Anti-leishmanial activity of acacia mellifera (leguminosae: momosoideae) against leishmania Major
Mburu, Faith Wambui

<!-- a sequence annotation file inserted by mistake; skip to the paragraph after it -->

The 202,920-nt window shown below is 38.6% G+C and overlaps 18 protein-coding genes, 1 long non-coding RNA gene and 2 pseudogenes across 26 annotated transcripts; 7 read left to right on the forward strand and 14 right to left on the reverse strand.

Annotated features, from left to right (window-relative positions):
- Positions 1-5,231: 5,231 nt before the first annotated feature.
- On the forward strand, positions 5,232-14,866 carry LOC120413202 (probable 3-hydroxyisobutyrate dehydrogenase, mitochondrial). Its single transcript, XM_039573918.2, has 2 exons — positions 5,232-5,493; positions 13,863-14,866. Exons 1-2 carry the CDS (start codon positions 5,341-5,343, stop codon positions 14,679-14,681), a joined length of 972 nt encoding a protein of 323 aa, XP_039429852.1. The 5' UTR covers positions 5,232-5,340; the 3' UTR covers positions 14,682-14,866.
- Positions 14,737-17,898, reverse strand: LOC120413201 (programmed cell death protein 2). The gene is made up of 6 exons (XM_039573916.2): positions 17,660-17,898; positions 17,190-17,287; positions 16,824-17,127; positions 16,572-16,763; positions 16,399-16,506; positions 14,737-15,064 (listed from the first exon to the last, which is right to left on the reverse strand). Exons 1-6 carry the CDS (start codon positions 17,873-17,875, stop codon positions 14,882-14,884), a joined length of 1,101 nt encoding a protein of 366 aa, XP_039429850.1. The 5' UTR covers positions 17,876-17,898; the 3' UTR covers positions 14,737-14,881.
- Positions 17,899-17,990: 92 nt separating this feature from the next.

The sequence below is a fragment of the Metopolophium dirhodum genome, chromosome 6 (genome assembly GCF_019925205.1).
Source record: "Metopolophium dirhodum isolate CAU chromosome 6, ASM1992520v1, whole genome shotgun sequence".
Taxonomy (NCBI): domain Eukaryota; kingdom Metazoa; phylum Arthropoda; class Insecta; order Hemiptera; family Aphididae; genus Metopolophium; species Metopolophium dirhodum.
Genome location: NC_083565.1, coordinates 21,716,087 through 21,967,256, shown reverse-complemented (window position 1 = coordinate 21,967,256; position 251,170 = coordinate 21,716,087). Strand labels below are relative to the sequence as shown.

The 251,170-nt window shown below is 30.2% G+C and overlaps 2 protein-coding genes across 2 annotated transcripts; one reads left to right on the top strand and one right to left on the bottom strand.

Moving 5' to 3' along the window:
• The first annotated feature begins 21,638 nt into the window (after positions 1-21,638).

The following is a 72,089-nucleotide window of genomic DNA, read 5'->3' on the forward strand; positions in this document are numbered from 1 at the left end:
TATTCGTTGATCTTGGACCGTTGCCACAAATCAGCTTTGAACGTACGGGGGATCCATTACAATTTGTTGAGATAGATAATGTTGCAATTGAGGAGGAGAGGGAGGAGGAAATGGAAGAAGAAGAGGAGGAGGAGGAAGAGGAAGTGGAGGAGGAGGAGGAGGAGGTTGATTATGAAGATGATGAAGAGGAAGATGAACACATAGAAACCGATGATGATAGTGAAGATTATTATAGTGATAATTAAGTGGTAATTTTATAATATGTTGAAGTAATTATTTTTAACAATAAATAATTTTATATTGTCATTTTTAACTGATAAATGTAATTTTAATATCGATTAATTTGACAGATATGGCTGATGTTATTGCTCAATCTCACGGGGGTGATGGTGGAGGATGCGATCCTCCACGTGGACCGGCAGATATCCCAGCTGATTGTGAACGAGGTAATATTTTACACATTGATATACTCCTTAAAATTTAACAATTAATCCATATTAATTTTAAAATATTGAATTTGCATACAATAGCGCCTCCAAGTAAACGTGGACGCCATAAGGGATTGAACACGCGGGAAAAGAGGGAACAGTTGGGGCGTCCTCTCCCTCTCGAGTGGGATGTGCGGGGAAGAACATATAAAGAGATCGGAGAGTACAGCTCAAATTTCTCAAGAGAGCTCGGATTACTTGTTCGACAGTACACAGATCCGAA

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Leishmaniasis is a major group of parasitic diseases in the tropical regions. Their public health importance requires integrated measures in order to ensure effective control of the disease. Chemotherapy is the mainstay of control with pentavalent antimomal agents still widely used as the drugs of choice. However. these drugs are associated with many undesired effects, which include renal and cardiac toxicity. nlyalgia, anthralgia. pancreatitis, gastrointestinal problems. cardiac arrhythmia and sudden death. I he antimonials are also very expensive, and require a long period of administration. Subsequently. the search for compounds with possible antileishmanial activity is growing. A lot of locus is currently being given to natural products. It has long been known that plants are a rich source of compounds with potential medicinal uses. ,Acacia mellifera subsp. mellifera is a recognized medicinal plant used for conditions such as malaria pneumonia, sterility, stomach problems and primary stages of syphilis. However_ limited information is Available on its isolated metabolites. The main objective of this study was to determine whether A. mellifera has any antileisllnlanial activities. To achieve this. the stem bark and leaves of .A. mellifera were extracted using methanol and dichloromethane then extracts evaluated against Leishmania major promastigotes and alnastigotes in limo. Further fractionation on dichloromethane extracts yielded nine fractions designated as fractions I-IX. The effects of extracts as well as fractions were evaluated both in cell free media and using infected macrophages. To evaluate the immunostimulatorv activities of the extracts, production of nitric oxide in supernatants from macrophages stimulated with extracts was detected by Griess test. All tests were done in triplicate. Statistical analyses of the results obtained were done by analysis of variance. chi-square and Kluskal-Wallis test. Results revealed that extracts containing a combination of methanol and dichloromethane had the highest activity against L. major promastigotes in cell-free culture. 100%) mortality was observed on promastigotes cultured with 5mg/ml of the methanol and dichloromethane crude extracts. The methanol and dichloromethane stem bark extracts, however. did not inhibit the transformation of L. major alnastigotes into promastigotes (P>0.05). The stem bark methanol extract had the lowest infection rate of 41.35%. Infection rates of' the extracts compared to a positive control had a difference (x2 =13.89; df=9: P>0.05). The fractions of dichloromethane had a statistically significant difference in their infection rates (F=6.827: df=4.15: P<0.01). Fraction VII had the lowest infection rates of 30% at 250mg/ml and also the lowest IC50 of' 54.19pg/ml. Close in its activity were fractions Vlll and IX. Results for immunostimulatory activity among the fractions of dichloromethane indicated that there was no significant production of nitric oxide (P>0.05). These results suggest another possible mechanism of action of the fractions other than through stimulation of nitric oxide production. A comparison of the immunostimulatory effects between the methanol and dichloromethane indicated production of nitric oxide by the methanol extract. There was a difference (H4,4,4,4= 14.04: P<0.05). The results from this study demonstrate that Acacia mellifera indeed has activity against Leishmania major parasites. This is a major contribution toward attainment of the Millenium Development Goal that seeks to combat disease.